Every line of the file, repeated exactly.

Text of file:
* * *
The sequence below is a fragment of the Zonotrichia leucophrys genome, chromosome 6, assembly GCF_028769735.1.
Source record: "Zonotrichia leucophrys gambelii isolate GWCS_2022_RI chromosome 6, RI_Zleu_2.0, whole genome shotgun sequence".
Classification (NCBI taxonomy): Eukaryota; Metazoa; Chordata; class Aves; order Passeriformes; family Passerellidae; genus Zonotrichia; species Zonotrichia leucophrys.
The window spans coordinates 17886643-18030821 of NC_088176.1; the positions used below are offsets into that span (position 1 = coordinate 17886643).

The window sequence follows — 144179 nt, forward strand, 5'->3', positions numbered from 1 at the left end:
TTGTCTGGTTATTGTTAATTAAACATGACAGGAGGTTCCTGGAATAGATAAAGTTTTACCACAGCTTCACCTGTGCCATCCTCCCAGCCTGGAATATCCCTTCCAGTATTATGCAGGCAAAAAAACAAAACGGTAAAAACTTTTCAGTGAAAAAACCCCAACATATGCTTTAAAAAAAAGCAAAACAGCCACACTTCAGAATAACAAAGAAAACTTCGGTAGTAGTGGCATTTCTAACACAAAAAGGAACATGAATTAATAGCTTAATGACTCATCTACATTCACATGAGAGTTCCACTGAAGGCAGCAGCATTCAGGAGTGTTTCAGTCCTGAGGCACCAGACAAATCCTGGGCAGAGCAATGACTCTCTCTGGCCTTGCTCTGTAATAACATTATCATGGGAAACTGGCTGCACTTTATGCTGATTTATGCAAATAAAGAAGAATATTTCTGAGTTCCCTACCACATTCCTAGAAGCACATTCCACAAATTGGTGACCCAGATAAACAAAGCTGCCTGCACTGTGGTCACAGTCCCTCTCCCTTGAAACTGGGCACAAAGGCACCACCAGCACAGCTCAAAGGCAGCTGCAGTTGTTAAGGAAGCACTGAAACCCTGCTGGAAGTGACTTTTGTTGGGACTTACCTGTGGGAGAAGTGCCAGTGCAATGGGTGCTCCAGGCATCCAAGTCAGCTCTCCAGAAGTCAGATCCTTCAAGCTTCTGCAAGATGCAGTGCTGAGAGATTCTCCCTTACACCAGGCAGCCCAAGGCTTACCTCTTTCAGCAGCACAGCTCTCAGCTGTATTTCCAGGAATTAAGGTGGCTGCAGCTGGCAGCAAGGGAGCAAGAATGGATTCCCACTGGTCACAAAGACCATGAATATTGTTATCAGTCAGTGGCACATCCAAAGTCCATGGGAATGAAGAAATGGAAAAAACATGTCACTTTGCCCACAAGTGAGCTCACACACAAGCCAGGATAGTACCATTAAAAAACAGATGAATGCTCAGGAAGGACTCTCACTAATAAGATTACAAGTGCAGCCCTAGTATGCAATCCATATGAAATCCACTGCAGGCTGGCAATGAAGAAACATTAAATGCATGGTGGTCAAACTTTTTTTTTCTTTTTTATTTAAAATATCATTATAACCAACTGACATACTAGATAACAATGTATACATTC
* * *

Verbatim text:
The sequence below is a fragment of the Zonotrichia leucophrys genome, chromosome 6, assembly GCF_028769735.1.
Source record: "Zonotrichia leucophrys gambelii isolate GWCS_2022_RI chromosome 6, RI_Zleu_2.0, whole genome shotgun sequence".
Classification (NCBI taxonomy): Eukaryota; Metazoa; Chordata; class Aves; order Passeriformes; family Passerellidae; genus Zonotrichia; species Zonotrichia leucophrys.
The window spans coordinates 17886643-18030821 of NC_088176.1; the positions used below are offsets into that span (position 1 = coordinate 17886643).

The window sequence follows — 144179 nt, forward strand, 5'->3', positions numbered from 1 at the left end:
TTGTCTGGTTATTGTTAATTAAACATGACAGGAGGTTCCTGGAATAGATAAAGTTTTACCACAGCTTCACCTGTGCCATCCTCCCAGCCTGGAATATCCCTTCCAGTATTATGCAGGCAAAAAAACAAAACGGTAAAAACTTTTCAGTGAAAAAACCCCAACATATGCTTTAAAAAAAAGCAAAACAGCCACACTTCAGAATAACAAAGAAAACTTCGGTAGTAGTGGCATTTCTAACACAAAAAGGAACATGAATTAATAGCTTAATGACTCATCTACATTCACATGAGAGTTCCACTGAAGGCAGCAGCATTCAGGAGTGTTTCAGTCCTGAGGCACCAGACAAATCCTGGGCAGAGCAATGACTCTCTCTGGCCTTGCTCTGTAATAACATTATCATGGGAAACTGGCTGCACTTTATGCTGATTTATGCAAATAAAGAAGAATATTTCTGAGTTCCCTACCACATTCCTAGAAGCACATTCCACAAATTGGTGACCCAGATAAACAAAGCTGCCTGCACTGTGGTCACAGTCCCTCTCCCTTGAAACTGGGCACAAAGGCACCACCAGCACAGCTCAAAGGCAGCTGCAGTTGTTAAGGAAGCACTGAAACCCTGCTGGAAGTGACTTTTGTTGGGACTTACCTGTGGGAGAAGTGCCAGTGCAATGGGTGCTCCAGGCATCCAAGTCAGCTCTCCAGAAGTCAGATCCTTCAAGCTTCTGCAAGATGCAGTGCTGAGAGATTCTCCCTTACACCAGGCAGCCCAAGGCTTACCTCTTTCAGCAGCACAGCTCTCAGCTGTATTTCCAGGAATTAAGGTGGCTGCAGCTGGCAGCAAGGGAGCAAGAATGGATTCCCACTGGTCACAAAGACCATGAATATTGTTATCAGTCAGTGGCACATCCAAAGTCCATGGGAATGAAGAAATGGAAAAAACATGTCACTTTGCCCACAAGTGAGCTCACACACAAGCCAGGATAGTACCATTAAAAAACAGATGAATGCTCAGGAAGGACTCTCACTAATAAGATTACAAGTGCAGCCCTAGTATGCAATCCATATGAAATCCACTGCAGGCTGGCAATGAAGAAACATTAAATGCATGGTGGTCAAACTTTTTTTTTCTTTTTTATTTAAAATATCATTATAACCAACTGACATACTAGATAACAATGTATACATTC